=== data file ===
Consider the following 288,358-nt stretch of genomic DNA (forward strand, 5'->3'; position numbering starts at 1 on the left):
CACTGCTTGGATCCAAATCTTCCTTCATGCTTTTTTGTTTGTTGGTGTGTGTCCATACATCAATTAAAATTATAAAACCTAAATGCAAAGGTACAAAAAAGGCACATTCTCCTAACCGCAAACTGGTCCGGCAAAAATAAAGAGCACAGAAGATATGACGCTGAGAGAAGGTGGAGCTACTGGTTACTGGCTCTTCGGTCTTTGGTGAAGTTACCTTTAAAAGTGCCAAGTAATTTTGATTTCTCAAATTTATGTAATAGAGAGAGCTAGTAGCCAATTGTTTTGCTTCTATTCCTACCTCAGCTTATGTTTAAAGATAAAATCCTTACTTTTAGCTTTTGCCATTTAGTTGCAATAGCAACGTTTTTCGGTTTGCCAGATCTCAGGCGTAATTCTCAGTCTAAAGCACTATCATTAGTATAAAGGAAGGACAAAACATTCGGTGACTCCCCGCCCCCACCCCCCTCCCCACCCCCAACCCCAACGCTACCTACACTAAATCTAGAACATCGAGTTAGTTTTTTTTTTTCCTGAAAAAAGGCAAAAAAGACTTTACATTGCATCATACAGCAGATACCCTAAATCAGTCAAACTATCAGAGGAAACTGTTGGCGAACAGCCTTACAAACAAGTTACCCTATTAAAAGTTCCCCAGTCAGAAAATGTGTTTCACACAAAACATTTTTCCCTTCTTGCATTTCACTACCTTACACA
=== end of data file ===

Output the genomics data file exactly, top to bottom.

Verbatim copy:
Consider the following 288,358-nt stretch of genomic DNA (forward strand, 5'->3'; position numbering starts at 1 on the left):
CACTGCTTGGATCCAAATCTTCCTTCATGCTTTTTTGTTTGTTGGTGTGTGTCCATACATCAATTAAAATTATAAAACCTAAATGCAAAGGTACAAAAAAGGCACATTCTCCTAACCGCAAACTGGTCCGGCAAAAATAAAGAGCACAGAAGATATGACGCTGAGAGAAGGTGGAGCTACTGGTTACTGGCTCTTCGGTCTTTGGTGAAGTTACCTTTAAAAGTGCCAAGTAATTTTGATTTCTCAAATTTATGTAATAGAGAGAGCTAGTAGCCAATTGTTTTGCTTCTATTCCTACCTCAGCTTATGTTTAAAGATAAAATCCTTACTTTTAGCTTTTGCCATTTAGTTGCAATAGCAACGTTTTTCGGTTTGCCAGATCTCAGGCGTAATTCTCAGTCTAAAGCACTATCATTAGTATAAAGGAAGGACAAAACATTCGGTGACTCCCCGCCCCCACCCCCCTCCCCACCCCCAACCCCAACGCTACCTACACTAAATCTAGAACATCGAGTTAGTTTTTTTTTTTCCTGAAAAAAGGCAAAAAAGACTTTACATTGCATCATACAGCAGATACCCTAAATCAGTCAAACTATCAGAGGAAACTGTTGGCGAACAGCCTTACAAACAAGTTACCCTATTAAAAGTTCCCCAGTCAGAAAATGTGTTTCACACAAAACATTTTTCCCTTCTTGCATTTCACTACCTTACACA